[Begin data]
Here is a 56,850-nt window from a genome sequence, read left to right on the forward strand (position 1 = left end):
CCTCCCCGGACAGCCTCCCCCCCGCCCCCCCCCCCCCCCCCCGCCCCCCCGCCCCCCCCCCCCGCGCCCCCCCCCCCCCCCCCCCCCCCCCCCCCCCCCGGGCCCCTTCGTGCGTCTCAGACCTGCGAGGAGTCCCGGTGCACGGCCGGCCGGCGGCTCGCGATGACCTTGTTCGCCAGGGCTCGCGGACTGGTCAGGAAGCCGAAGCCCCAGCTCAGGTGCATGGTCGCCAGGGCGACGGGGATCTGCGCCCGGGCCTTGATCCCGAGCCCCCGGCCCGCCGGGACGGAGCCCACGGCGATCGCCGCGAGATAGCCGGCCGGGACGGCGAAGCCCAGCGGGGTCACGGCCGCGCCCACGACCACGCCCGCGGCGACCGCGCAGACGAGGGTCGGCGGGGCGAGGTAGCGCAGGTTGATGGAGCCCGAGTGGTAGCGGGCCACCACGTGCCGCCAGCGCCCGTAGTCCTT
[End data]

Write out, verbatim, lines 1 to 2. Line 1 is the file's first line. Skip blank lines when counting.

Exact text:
Here is a 56,850-nt window from a genome sequence, read left to right on the forward strand (position 1 = left end):
CCTCCCCGGACAGCCTCCCCCCCGCCCCCCCCCCCCCCCCCCGCCCCCCCGCCCCCCCCCCCCGCGCCCCCCCCCCCCCCCCCCCCCCCCCCCCCCCCCGGGCCCCTTCGTGCGTCTCAGACCTGCGAGGAGTCCCGGTGCACGGCCGGCCGGCGGCTCGCGATGACCTTGTTCGCCAGGGCTCGCGGACTGGTCAGGAAGCCGAAGCCCCAGCTCAGGTGCATGGTCGCCAGGGCGACGGGGATCTGCGCCCGGGCCTTGATCCCGAGCCCCCGGCCCGCCGGGACGGAGCCCACGGCGATCGCCGCGAGATAGCCGGCCGGGACGGCGAAGCCCAGCGGGGTCACGGCCGCGCCCACGACCACGCCCGCGGCGACCGCGCAGACGAGGGTCGGCGGGGCGAGGTAGCGCAGGTTGATGGAGCCCGAGTGGTAGCGGGCCACCACGTGCCGCCAGCGCCCGTAGTCCTT